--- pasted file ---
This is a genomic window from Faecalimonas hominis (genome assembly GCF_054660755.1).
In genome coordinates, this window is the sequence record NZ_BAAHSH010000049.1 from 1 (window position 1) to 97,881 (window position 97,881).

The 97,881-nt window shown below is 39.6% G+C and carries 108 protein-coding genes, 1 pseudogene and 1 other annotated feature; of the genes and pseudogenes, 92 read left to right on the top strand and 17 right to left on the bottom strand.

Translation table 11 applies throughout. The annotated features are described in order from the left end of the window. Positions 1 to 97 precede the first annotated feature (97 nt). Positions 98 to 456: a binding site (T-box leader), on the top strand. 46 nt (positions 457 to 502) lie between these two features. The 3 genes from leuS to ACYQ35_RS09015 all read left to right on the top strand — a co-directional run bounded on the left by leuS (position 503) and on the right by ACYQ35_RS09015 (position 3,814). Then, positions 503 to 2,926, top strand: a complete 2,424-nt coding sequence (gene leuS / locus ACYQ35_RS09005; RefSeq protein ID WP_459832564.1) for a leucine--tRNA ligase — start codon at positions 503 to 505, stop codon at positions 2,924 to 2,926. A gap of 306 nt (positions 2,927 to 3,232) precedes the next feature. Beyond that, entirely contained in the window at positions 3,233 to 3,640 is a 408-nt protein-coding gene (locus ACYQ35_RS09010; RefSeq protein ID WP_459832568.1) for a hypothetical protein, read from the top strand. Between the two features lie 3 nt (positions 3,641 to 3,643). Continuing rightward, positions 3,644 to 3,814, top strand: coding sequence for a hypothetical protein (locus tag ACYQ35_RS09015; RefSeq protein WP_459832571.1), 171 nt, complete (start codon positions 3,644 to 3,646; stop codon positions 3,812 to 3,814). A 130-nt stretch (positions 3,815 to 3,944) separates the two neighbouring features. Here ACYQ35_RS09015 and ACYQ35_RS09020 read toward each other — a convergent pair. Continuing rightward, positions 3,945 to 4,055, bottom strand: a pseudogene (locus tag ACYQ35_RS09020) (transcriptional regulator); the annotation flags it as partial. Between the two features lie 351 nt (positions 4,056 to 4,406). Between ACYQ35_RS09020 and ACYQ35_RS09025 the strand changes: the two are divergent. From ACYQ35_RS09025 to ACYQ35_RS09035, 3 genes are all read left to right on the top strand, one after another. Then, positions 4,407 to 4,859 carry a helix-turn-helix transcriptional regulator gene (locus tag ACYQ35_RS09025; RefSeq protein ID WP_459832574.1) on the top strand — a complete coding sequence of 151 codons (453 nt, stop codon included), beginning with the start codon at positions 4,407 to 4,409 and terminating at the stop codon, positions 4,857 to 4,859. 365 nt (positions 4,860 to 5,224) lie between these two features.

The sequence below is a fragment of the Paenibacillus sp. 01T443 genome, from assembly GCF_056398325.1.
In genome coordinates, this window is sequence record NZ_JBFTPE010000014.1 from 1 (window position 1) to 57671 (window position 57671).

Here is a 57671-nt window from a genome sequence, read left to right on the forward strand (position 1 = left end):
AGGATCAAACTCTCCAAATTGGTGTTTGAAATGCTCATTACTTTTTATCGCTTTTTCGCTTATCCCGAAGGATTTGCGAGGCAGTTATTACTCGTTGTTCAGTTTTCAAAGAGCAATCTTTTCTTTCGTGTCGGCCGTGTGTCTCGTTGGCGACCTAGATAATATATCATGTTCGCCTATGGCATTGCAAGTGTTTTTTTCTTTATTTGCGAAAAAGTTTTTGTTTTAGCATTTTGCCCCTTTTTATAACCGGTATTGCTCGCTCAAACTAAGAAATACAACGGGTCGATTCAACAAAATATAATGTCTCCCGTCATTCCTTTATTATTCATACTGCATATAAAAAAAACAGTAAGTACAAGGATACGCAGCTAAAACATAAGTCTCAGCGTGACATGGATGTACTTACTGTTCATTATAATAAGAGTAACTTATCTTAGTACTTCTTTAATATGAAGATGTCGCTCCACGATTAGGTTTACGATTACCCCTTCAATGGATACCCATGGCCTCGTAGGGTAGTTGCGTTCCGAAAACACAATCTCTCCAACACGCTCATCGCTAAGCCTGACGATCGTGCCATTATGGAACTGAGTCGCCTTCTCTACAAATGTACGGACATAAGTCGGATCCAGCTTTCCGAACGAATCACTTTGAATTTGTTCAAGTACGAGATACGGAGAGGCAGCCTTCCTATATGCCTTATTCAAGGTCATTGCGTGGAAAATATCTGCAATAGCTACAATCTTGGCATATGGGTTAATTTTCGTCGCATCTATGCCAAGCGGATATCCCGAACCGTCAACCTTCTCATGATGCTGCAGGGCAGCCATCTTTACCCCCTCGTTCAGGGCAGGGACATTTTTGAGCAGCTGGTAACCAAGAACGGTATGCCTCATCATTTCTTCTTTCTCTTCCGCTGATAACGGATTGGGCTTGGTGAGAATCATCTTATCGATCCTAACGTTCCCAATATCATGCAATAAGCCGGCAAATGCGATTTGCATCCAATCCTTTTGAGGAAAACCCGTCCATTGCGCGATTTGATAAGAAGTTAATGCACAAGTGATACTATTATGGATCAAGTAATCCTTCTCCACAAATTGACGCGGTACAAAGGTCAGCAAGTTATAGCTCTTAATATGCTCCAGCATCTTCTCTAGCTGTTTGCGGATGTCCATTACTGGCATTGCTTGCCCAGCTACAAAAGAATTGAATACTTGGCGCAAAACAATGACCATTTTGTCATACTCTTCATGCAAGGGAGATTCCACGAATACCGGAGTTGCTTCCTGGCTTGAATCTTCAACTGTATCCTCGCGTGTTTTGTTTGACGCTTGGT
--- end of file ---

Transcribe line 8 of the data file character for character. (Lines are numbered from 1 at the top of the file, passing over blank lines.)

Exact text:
AGGATCAAACTCTCCAAATTGGTGTTTGAAATGCTCATTACTTTTTATCGCTTTTTCGCTTATCCCGAAGGATTTGCGAGGCAGTTATTACTCGTTGTTCAGTTTTCAAAGAGCAATCTTTTCTTTCGTGTCGGCCGTGTGTCTCGTTGGCGACCTAGATAATATATCATGTTCGCCTATGGCATTGCAAGTGTTTTTTTCTTTATTTGCGAAAAAGTTTTTGTTTTAGCATTTTGCCCCTTTTTATAACCGGTATTGCTCGCTCAAACTAAGAAATACAACGGGTCGATTCAACAAAATATAATGTCTCCCGTCATTCCTTTATTATTCATACTGCATATAAAAAAAACAGTAAGTACAAGGATACGCAGCTAAAACATAAGTCTCAGCGTGACATGGATGTACTTACTGTTCATTATAATAAGAGTAACTTATCTTAGTACTTCTTTAATATGAAGATGTCGCTCCACGATTAGGTTTACGATTACCCCTTCAATGGATACCCATGGCCTCGTAGGGTAGTTGCGTTCCGAAAACACAATCTCTCCAACACGCTCATCGCTAAGCCTGACGATCGTGCCATTATGGAACTGAGTCGCCTTCTCTACAAATGTACGGACATAAGTCGGATCCAGCTTTCCGAACGAATCACTTTGAATTTGTTCAAGTACGAGATACGGAGAGGCAGCCTTCCTATATGCCTTATTCAAGGTCATTGCGTGGAAAATATCTGCAATAGCTACAATCTTGGCATATGGGTTAATTTTCGTCGCATCTATGCCAAGCGGATATCCCGAACCGTCAACCTTCTCATGATGCTGCAGGGCAGCCATCTTTACCCCCTCGTTCAGGGCAGGGACATTTTTGAGCAGCTGGTAACCAAGAACGGTATGCCTCATCATTTCTTCTTTCTCTTCCGCTGATAACGGATTGGGCTTGGTGAGAATCATCTTATCGATCCTAACGTTCCCAATATCATGCAATAAGCCGGCAAATGCGATTTGCATCCAATCCTTTTGAGGAAAACCCGTCCATTGCGCGATTTGATAAGAAGTTAATGCACAAGTGATACTATTATGGATCAAGTAATCCTTCTCCACAAATTGACGCGGTACAAAGGTCAGCAAGTTATAGCTCTTAATATGCTCCAGCATCTTCTCTAGCTGTTTGCGGATGTCCATTACTGGCATTGCTTGCCCAGCTACAAAAGAATTGAATACTTGGCGCAAAACAATGACCATTTTGTCATACTCTTCATGCAAGGGAGATTCCACGAATACCGGAGTTGCTTCCTGGCTTGAATCTTCAACTGTATCCTCGCGTGTTTTGTTTGACGCTTGGT